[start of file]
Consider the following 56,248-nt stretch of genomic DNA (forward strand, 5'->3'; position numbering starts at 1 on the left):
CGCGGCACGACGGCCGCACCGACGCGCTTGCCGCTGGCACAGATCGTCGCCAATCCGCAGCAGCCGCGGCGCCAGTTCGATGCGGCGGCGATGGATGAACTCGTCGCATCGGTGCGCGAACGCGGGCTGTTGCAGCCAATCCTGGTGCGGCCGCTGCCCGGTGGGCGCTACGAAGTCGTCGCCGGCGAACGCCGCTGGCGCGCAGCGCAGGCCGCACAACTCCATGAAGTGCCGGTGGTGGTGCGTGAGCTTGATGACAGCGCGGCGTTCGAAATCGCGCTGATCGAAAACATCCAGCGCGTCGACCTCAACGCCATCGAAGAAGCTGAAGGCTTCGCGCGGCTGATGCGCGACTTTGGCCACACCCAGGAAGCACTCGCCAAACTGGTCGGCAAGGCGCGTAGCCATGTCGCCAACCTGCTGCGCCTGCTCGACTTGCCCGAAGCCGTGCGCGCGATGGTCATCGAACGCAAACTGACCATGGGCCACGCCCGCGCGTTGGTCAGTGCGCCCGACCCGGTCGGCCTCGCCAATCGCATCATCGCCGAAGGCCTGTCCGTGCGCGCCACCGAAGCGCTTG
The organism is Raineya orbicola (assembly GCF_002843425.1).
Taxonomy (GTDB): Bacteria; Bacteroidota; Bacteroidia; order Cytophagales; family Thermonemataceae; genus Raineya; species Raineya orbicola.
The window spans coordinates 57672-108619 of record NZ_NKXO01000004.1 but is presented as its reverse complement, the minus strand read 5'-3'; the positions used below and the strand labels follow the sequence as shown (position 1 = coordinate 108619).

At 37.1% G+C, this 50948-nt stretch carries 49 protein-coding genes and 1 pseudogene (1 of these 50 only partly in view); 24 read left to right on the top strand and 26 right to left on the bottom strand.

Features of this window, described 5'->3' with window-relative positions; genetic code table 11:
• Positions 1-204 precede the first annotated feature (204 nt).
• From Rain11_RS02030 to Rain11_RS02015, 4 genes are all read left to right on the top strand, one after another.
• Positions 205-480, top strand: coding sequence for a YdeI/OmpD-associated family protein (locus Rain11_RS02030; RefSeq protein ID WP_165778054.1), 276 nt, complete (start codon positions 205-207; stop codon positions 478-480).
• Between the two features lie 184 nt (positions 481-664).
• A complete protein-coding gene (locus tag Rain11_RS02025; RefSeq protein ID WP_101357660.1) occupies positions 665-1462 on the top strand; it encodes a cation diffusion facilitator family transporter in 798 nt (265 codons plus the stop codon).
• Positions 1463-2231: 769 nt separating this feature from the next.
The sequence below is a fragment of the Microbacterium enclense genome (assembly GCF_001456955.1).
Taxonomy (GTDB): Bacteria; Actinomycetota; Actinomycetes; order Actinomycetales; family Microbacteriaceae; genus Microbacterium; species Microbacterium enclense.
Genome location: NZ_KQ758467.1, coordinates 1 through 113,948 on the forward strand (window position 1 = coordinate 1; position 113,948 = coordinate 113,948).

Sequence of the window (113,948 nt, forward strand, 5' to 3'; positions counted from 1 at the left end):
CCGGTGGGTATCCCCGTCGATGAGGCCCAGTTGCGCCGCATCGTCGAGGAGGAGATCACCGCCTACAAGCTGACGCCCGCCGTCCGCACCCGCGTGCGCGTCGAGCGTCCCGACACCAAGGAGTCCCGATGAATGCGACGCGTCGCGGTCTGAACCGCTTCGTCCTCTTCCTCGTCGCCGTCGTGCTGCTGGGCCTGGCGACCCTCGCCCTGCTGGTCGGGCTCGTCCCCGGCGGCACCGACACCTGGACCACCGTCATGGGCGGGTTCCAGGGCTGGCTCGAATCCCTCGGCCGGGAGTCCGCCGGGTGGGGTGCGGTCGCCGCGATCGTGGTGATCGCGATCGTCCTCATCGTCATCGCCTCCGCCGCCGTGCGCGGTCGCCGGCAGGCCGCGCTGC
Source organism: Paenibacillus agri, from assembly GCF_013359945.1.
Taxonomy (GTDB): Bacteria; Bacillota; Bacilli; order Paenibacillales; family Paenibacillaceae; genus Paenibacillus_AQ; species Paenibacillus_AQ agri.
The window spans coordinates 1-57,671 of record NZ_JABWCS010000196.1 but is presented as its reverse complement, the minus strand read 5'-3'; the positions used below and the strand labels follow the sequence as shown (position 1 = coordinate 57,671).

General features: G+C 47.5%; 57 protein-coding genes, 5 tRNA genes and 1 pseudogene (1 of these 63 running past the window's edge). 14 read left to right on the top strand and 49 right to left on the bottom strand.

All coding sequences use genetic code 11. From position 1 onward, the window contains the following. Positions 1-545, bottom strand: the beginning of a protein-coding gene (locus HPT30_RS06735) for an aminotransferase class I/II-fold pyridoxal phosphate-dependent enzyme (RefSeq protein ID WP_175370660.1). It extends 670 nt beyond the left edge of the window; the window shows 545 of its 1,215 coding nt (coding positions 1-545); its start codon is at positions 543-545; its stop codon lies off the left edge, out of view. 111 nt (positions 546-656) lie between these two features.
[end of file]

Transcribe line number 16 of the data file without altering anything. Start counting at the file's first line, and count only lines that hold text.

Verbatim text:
Genome location: NZ_KQ758467.1, coordinates 1 through 113,948 on the forward strand (window position 1 = coordinate 1; position 113,948 = coordinate 113,948).